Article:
Archive for May 8th, 2023


GC Myers- The Sky Doesn’t Pity, 1995

Competitions are for horses, not artists.

–Bela Bartok

The quote above from Hungarian composer Bela Bartok pretty much sums up my feelings about entering my work in competitions. Don’t get me wrong– I have been a highly competitive person in most things through most of my life. But I never liked the idea of judging one painting against another as though there was some objective scale on which to judge them. Art is always subjective, in the eye of the beholder. Plus, the idea of a judge or group of judges trying to get a grasp of your work with 10 seconds exposure to it seemed kind of unfair in some way.

That being said, I did enter my work in competitions early in my career and have also served as a judge in several others. I had a pretty decent level of success competing, taking a third place in a national competition and a couple of Best in Shows along with a couple of other awards in regional events. But it never felt good to me and when I felt like it no longer served my needs I stopped entering them. 

It was pretty much the same with judging. As much as I tried to be objective, my selections in these competitions always ended up subject to my own likes and dislikes, on whether they moved me in some way. They were honest choices but it always bothered me that these artists were judged on a scale that most likely was unknown to them.

As it was with entering my work in competitions, I no longer judge competitions.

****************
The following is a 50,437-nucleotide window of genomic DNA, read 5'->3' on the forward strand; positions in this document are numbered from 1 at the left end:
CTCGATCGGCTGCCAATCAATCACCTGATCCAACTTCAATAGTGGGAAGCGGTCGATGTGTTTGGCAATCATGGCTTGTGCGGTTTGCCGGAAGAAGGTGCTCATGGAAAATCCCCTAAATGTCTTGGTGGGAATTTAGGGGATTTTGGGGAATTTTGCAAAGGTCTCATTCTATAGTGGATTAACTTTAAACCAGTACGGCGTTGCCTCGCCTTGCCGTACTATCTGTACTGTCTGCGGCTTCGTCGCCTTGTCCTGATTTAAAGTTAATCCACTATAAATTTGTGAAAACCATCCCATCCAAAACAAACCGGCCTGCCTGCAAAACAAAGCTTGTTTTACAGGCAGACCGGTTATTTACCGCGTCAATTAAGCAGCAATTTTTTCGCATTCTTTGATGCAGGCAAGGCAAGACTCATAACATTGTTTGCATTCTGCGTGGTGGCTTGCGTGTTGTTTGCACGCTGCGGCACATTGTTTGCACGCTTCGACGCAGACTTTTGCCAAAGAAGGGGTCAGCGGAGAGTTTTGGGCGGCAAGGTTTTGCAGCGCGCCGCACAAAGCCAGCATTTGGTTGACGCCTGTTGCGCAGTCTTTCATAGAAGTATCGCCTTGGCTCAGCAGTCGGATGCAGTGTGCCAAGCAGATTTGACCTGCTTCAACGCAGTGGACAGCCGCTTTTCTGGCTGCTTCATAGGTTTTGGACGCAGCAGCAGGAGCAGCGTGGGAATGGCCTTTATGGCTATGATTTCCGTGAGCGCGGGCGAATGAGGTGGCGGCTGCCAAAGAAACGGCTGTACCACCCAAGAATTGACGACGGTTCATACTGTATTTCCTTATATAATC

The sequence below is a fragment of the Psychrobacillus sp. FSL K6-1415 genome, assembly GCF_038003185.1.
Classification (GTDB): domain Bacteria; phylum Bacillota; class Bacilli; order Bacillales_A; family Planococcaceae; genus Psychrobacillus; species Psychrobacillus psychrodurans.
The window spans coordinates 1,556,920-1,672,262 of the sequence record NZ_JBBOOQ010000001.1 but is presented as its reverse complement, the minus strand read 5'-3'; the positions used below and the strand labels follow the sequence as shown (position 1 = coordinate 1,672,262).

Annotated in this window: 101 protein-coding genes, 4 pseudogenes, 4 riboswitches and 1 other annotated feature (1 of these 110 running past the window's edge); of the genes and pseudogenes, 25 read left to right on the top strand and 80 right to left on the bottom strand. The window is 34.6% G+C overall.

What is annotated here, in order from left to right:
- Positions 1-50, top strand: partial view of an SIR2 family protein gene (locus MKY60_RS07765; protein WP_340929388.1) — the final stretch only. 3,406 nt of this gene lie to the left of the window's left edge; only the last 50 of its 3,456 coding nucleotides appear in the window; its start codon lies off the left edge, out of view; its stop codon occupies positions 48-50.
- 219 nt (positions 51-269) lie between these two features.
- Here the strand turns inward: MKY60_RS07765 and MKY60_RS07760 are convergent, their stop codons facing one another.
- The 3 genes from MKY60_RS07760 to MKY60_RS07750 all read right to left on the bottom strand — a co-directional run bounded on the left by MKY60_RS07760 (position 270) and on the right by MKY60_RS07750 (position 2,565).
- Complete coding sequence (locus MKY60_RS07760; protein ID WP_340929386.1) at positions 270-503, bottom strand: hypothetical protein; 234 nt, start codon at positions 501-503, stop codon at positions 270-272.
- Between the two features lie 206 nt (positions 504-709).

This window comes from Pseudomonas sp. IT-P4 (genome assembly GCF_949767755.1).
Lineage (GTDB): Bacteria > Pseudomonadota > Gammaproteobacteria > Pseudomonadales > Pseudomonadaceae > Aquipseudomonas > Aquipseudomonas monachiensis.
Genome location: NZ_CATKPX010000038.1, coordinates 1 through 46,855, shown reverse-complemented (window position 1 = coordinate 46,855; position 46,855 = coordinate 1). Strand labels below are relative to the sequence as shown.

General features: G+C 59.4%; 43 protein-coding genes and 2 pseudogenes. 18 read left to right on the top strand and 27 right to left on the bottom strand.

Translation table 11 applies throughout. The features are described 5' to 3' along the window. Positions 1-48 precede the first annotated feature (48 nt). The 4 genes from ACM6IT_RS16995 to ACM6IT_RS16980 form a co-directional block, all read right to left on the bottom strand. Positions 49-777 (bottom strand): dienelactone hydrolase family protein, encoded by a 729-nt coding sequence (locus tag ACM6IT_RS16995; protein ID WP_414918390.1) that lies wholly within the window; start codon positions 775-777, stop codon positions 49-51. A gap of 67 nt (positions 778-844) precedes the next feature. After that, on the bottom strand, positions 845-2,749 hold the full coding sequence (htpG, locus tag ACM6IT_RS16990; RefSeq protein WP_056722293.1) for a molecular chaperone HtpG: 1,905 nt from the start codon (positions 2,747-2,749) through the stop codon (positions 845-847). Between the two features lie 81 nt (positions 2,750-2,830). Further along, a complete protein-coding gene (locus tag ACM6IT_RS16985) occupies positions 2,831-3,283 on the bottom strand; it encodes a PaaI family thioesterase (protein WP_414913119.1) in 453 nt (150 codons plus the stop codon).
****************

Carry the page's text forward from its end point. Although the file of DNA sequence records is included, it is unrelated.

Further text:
But I do have to add that those competitions did wonders for me early on in my development and I may not be writing this today if not for them. Here’s what I wrote ten years back about the painting above which was the first painting I ever entered in a competition:

I was looking around my studio, taking in some of the work hanging on the walls throughout the house. There are pieces from other artists, including some talented artist friends and young fans along with some notables such as David Levine and Ogden Pleissner. But most of it is older work of my own. There are a few orphans, paintings that showed extensively but never found a home. I see flaws in some of these that probably kept potential collectors from taking it home but most just didn’t find that right person with which to connect. Most of the other hanging work is work that I won’t part with, work that somehow has deeper meaning for me. Work that I just keep close.

One of these paintings is the one shown here, The Sky Doesn’t Pity, a smallish watercolor that’s a little over 4″ square. It was painted in 1995 after I had started publicly showing my work for the first time at the West End Gallery in Corning, NY, not too far from my home.  The gallery has been what I consider my home gallery for 18 years [28 years now], hosting an annual solo show of my work for the last eleven [ 21 now] years.

But when this piece was painted, I was still new there, still trying to find a voice and a style that I could call my own. I had sold a few paintings and had received a lot of encouragement from showing the work at the gallery but was still not sure that this would lead anywhere.  I entered this painting in a regional competition at the Gmeiner Art Center in Wellsboro, a lovely rural village in northern Pennsylvania with beautiful Victorian homes and gas lamps running down its Main Street.

It was the first competition I had ever entered and, having no expectations, was amazed when I was notified that this piece had taken one of the top prizes. I believe it was a third but that didn’t matter to me. Just the fact that the judges had seen something in it, had recognized the life in it, meant so much to me. It gave me a tremendous sense of validation and confidence in moving ahead.

Just a fantastic boost that opened new avenues of possibility in my mind.

I still get that same sense even when I look at this little piece today, a feeling that keeps me from even contemplating getting rid of this little guy. I can’t tell you how many times I have glimpsed over at this painting and smiled a bit, knowing what it had given me all those years ago.

And it keeps giving, encouraging me even now.

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